Hayward’s United States Gazetteer (1853) page 95

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In fact, to this principle we must refer the difference between the success that attended on
the settlers of the Bay State and that of the people employed by Gorges and Mason. This
is sensibly and strikingly described by the judicious Belknap. “ The difference between a
man's doing business by himself, and by his substitutes," observes the doctor, “ was never
more finely exemplified than in the conduct of the Massachusetts planters, compared with that
of Sir Ferdinando Gorges; what the one had been laboring for above twenty years, without
any success, was realized by the others in two or three years ; in five they were so far advanced
as to be able to send out a colony from themselves, to begin another at Connecticut; and, in
less than ten, they founded a university, which has ever since produced an uninterrupted
succession of serviceable men in church and state."

The history of New Hampshire may, with convenience, be divided into four distinct
periods. The first will be the period we have just been reviewing — that from the earliest
settlements by the English to the union with Massachusetts. The time of that union will
form another, consisting of nearly 40 years. The third embraces the royal government of the
province, and down to the American revolution, and the fourth what has transpired sinCe.

I. Not much of interest, except that which is purely local, attaches to the history of the
inconsiderable communities which were first formed. And yet it is no trifling subject for the
contemplation of humanity. Courage and fortitude were needed, to face and endure the dis-
tresses of an American wilderness, 3000 miles from home. The names, therefore, of Hilton,
Waldron, Williams, Neale, Wiggin,. Chadbourne, and others, their -associates, will be
cherished not merely by their posterity, but by a grateful community of free, prosperous men,
who inherit the result of their sacrifices and labors. Nor less in the church of Christ will
the recollections of piety and faith dwell on the founders of the sacred institutions under the
gospel, by which light w'as communicated to the ignorant, and consolation to the afflicted, and
benefit to all. This will perpetuate the names of Dalton, Dudley, Leveridge, Gibson,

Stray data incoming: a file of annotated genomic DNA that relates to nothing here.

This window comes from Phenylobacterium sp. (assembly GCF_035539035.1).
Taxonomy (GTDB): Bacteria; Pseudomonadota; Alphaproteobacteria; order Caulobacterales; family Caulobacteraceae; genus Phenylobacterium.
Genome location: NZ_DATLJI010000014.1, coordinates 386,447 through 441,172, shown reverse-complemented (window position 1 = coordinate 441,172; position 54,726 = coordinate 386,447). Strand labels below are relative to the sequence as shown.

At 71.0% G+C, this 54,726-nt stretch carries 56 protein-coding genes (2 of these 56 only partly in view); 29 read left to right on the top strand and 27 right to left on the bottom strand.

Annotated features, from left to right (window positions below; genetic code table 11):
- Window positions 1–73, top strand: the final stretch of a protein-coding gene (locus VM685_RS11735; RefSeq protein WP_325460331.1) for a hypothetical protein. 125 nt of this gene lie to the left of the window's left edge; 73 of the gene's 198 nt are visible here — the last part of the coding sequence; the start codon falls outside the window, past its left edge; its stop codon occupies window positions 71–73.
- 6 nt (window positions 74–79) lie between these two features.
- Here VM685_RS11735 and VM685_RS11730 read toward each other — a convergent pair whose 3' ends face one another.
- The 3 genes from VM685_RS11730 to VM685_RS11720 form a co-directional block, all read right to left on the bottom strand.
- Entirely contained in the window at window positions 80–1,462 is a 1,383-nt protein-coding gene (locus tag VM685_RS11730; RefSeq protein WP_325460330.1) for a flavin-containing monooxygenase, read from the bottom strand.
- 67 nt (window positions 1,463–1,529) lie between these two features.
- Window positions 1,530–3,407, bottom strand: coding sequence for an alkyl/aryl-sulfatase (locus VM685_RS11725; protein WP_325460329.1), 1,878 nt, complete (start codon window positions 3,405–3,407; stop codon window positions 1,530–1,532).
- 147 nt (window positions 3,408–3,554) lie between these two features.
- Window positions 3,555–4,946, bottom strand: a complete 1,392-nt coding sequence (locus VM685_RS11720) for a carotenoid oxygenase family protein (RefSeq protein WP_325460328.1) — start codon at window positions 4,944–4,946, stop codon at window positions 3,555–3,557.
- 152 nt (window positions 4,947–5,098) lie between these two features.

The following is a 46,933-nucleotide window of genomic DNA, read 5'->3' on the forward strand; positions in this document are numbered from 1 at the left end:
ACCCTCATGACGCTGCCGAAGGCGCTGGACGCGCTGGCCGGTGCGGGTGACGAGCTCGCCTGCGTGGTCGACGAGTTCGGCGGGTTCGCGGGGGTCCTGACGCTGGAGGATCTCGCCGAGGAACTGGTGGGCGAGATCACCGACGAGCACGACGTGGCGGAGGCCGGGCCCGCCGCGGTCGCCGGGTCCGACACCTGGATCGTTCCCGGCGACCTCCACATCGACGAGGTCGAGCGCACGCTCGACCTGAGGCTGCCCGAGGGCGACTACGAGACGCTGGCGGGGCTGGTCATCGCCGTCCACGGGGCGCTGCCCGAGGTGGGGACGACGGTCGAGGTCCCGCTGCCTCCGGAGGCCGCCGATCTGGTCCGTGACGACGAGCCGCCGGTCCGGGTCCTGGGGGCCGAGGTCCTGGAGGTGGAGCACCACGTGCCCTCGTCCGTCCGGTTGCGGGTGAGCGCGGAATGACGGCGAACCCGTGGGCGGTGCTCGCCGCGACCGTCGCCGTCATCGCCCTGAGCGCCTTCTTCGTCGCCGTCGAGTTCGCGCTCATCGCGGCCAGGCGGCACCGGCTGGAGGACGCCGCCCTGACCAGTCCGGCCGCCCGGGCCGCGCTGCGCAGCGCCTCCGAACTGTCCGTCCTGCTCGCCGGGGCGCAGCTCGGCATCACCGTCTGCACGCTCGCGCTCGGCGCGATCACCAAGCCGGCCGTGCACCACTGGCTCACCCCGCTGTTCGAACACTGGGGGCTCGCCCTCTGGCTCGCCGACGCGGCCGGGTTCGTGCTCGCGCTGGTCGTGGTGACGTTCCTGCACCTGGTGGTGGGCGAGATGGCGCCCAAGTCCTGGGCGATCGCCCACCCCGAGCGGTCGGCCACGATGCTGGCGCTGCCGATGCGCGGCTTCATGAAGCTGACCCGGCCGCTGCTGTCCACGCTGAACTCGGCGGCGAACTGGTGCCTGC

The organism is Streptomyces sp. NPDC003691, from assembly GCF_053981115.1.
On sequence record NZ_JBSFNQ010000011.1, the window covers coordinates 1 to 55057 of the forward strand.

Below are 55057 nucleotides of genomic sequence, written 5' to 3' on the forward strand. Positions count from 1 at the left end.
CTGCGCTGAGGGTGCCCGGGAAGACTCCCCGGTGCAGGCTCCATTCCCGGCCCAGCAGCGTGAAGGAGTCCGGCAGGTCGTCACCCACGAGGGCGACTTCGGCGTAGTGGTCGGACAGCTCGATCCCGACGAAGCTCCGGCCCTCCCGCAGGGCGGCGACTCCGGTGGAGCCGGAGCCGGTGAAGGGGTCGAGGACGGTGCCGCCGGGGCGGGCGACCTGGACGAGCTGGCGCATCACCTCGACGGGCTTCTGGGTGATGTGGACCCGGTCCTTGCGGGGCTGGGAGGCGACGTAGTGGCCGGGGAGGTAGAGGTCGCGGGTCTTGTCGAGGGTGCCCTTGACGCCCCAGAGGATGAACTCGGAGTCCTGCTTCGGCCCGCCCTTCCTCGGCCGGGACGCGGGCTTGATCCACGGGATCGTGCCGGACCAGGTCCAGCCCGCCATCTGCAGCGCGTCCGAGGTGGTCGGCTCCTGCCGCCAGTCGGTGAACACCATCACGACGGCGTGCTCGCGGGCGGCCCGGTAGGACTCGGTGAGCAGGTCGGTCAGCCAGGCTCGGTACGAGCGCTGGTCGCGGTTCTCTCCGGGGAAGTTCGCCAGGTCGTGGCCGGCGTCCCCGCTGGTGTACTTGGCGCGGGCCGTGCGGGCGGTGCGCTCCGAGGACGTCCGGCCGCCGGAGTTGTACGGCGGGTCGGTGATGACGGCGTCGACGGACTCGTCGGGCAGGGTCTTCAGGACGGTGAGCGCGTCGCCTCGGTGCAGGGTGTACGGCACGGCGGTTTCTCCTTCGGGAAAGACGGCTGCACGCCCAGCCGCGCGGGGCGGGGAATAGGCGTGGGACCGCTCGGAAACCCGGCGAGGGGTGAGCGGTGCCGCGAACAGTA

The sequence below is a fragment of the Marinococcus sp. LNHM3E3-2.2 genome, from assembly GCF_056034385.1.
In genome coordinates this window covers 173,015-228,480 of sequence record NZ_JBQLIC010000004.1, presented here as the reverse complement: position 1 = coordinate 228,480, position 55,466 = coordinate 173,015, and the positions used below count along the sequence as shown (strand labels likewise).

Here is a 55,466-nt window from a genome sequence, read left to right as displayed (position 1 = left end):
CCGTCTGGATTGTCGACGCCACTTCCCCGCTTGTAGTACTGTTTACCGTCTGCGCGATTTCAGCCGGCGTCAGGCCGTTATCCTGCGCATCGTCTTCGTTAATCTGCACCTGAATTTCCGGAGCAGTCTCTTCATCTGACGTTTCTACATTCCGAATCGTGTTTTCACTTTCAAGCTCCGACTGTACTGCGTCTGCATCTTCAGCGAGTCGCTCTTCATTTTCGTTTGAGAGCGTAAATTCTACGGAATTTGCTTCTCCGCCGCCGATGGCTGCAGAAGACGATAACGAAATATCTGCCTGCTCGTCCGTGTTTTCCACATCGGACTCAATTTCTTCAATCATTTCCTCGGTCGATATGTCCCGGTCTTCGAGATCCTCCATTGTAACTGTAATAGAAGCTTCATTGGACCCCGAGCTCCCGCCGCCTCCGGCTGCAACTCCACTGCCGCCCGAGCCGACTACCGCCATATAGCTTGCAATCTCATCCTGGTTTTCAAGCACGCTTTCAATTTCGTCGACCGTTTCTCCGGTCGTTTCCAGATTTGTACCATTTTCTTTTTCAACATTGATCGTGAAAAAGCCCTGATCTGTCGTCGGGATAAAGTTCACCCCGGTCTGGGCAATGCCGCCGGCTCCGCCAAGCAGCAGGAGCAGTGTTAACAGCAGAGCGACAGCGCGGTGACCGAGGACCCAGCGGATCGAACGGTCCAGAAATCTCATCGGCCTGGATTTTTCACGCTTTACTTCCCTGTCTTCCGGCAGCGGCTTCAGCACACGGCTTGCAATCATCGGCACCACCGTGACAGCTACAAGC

Parker, and even Wheelwright, notwithstanding his occasional deviations and 'errors;
nor, in the lustre of a succeeding period, will their “less light" be overlooked, or “shorn of
its beams."

It must not also be forgotten, that the original proprietors, especially Gorges and Mason,
to whom others, discouraged by the multiplied and long-enduring difficulties they met, sold
their respective shares, were themselves great losers by the enterprise. Neither of them lived
to see the success of his expenditures, large and liberal as they were, and .reckoned at £20,000
sterling for each of them ; but they transmitted to disappointed heirs a succession of lawsuits,
crushed hopgs, and mortifications. Yet they seem to have cherished to the last an approbation,
of their unrewarded efforts, and to have encouraged themselves in the hope that posterity
would still reap important benefits from them. Let their names, then, be had in honor, and
thejr example commend to their successors the exercise of that public spirit, which “ seeketh
not its own ; " but, in the overruling providence of God, secures, though perhaps undesign-
edly, in many instances, the welfare of coming thousands.    '

II. A new scene opens in the next period. It presents, indeed, not a species of inde-
pendent sovereignty, with which, apparently, some had flattered themselves, but —what,is of
higher moment in the scale of human enjoyment and progress —safety, encouragment, and aid.
All that Massachusetts had realized she was ready to share ; and 'perhaps there is hardly to
be found in history an instance wherein political power was exercised in a more paternal
manner; nor, a few instances only excepted, its exercise met with more of grateful recog-
nition and willing subjection. Often did it occur, say the faithful recorders of the time,
that, while the people had the acknowledged right to elect into office in their several towns
such of their fellow-citizens, or, rather, fellow-subjects, as they might prefer, they yet requested
the court to nominate and appoint them — a course of conduct which very few of the. sturdy
republicans of succeeding times would be disposed to adopt.

In proof of the exercise of the disposition now alluded to, and such a proof as is peculiarly


* Life of Gorges, in Amer. Eiogr. vol. i. p. 381.

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